He said he hesitated before bringing up the illness but said the next state representative will be called upon to spend long days at the Legislature right away to deal with a host of difficult issues.

“I know that her recent inability to serve is through no fault of her own,” Jordan said in the mailer. “However, our issues are too great and important to not have representation that is focused on our challenges.”

Edwards immediately cried foul, calling the move both desperate and offensive. She said Jordan had incorrectly characterized her health condition and her record of service.

Edwards, who attended a Metro Council meeting Nov. 10 after a five-month absence, said she thinks Jordan’s mailer backfired.

“I’ve gotten a lot of feedback, to the person, that they objected to that strategy,” Edwards said.

Jordan said the response he’s received has been mostly positive. The people who have objected to it, he said, had not actually read the mailer.

“After they read it, they didn’t seem to have an issue,” Jordan said.

Jordan is trying to woo voters on both sides of the river with an aggressive campaign. He has reported raising the most money, $41,300, and spending the most, $31,483, so far. That’s four times the fundraising and spending Edwards has reported. Forty-one percent of the money Jordan has raised are loans to himself.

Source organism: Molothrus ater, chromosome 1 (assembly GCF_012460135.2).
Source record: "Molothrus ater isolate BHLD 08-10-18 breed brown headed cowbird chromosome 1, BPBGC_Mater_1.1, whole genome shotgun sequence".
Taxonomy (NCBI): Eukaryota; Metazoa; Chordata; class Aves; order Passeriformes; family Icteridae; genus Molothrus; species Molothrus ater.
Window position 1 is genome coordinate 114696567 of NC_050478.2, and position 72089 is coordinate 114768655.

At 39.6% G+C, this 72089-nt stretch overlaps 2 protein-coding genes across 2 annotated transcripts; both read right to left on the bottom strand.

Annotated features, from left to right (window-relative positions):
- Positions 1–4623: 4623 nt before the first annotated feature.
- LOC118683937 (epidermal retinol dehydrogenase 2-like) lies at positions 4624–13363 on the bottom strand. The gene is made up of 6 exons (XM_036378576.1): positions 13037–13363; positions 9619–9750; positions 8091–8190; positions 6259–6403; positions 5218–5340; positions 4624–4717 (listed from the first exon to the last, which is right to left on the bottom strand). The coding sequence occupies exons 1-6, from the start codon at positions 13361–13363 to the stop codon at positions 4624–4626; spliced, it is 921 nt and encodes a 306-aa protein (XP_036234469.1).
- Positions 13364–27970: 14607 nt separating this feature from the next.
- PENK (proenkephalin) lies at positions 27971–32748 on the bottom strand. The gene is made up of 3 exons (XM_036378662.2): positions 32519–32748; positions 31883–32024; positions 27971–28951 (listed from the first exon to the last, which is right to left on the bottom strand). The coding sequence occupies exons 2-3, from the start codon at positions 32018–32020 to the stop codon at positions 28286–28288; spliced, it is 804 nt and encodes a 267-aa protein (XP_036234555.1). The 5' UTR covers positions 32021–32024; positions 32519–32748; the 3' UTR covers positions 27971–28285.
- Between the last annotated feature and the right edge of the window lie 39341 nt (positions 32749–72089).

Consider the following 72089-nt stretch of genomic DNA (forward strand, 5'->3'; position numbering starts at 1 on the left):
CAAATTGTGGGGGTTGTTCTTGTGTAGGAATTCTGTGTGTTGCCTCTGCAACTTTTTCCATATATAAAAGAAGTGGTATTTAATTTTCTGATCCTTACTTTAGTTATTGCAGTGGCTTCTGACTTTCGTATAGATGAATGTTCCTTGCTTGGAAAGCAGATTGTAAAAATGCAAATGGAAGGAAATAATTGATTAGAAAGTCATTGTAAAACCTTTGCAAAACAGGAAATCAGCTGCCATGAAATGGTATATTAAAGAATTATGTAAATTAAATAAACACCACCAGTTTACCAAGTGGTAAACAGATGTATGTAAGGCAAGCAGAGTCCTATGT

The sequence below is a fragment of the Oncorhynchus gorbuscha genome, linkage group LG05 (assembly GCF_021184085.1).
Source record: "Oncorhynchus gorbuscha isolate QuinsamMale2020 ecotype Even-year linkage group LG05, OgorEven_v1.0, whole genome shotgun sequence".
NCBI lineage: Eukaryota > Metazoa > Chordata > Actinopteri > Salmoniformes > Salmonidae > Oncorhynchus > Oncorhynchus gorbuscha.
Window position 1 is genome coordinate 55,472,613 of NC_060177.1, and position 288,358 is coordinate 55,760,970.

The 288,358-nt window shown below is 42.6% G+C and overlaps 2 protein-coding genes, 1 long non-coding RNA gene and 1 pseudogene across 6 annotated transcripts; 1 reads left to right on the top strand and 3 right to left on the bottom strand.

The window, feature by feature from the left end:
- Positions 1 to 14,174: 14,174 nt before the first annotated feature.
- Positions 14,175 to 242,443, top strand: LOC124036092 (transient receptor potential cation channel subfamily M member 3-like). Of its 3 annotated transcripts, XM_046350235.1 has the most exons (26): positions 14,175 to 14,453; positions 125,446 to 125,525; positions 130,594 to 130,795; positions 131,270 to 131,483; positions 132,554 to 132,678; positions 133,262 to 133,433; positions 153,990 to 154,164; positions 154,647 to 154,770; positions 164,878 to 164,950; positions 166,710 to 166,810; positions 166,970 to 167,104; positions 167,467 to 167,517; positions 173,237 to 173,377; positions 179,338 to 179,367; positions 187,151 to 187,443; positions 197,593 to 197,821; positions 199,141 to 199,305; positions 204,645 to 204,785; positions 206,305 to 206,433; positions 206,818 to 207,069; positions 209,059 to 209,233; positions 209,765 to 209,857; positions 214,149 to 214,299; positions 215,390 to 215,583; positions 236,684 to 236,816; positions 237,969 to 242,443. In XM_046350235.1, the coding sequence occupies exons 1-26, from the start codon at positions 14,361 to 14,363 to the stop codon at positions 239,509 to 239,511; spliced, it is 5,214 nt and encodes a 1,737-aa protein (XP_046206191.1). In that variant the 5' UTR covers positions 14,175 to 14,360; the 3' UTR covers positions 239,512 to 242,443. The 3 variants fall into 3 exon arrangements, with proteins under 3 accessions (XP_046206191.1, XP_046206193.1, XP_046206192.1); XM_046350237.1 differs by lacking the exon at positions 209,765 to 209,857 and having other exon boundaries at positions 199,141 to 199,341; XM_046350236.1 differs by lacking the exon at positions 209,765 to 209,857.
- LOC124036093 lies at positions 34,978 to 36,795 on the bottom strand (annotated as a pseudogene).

The two candidates are both Democrats and say they want to promote economic development in north Baton Rouge. Both support accepting federal Medicaid expansion and say they will fight for an acute care facility in that part of town to fill the void created by the 2013 closure of the state-run Earl K. Long Medical Center that long served north Baton Rouge and by Baton Rouge General Medical Center, which closed its emergency room at its Mid City location earlier this year.

The two candidates say they will work to create some kind of Baton Rouge traffic loop to avoid the logjam that develops at the Mississippi River bridge.

Edwards said she likes the idea of turning Airline Highway into a limited-access highway and directing more traffic to the U.S. 190 bridge just south of Southern University.

Jordan said he’s OK with that but would prefer a south loop that crosses the Mississippi River in Iberville Parish.